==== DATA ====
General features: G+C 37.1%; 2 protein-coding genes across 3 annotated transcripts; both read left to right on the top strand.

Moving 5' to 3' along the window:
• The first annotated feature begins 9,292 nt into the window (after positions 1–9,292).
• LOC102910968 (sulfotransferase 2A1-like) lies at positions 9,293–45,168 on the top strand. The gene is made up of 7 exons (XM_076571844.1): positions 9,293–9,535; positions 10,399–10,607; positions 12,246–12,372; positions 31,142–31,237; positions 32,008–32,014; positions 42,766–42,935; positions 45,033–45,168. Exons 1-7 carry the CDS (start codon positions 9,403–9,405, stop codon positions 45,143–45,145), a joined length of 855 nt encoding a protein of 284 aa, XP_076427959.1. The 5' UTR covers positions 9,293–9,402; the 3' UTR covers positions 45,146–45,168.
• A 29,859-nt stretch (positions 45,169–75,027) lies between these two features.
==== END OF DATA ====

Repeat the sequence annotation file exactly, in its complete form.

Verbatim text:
General features: G+C 37.1%; 2 protein-coding genes across 3 annotated transcripts; both read left to right on the top strand.

Moving 5' to 3' along the window:
• The first annotated feature begins 9,292 nt into the window (after positions 1–9,292).
• LOC102910968 (sulfotransferase 2A1-like) lies at positions 9,293–45,168 on the top strand. The gene is made up of 7 exons (XM_076571844.1): positions 9,293–9,535; positions 10,399–10,607; positions 12,246–12,372; positions 31,142–31,237; positions 32,008–32,014; positions 42,766–42,935; positions 45,033–45,168. Exons 1-7 carry the CDS (start codon positions 9,403–9,405, stop codon positions 45,143–45,145), a joined length of 855 nt encoding a protein of 284 aa, XP_076427959.1. The 5' UTR covers positions 9,293–9,402; the 3' UTR covers positions 45,146–45,168.
• A 29,859-nt stretch (positions 45,169–75,027) lies between these two features.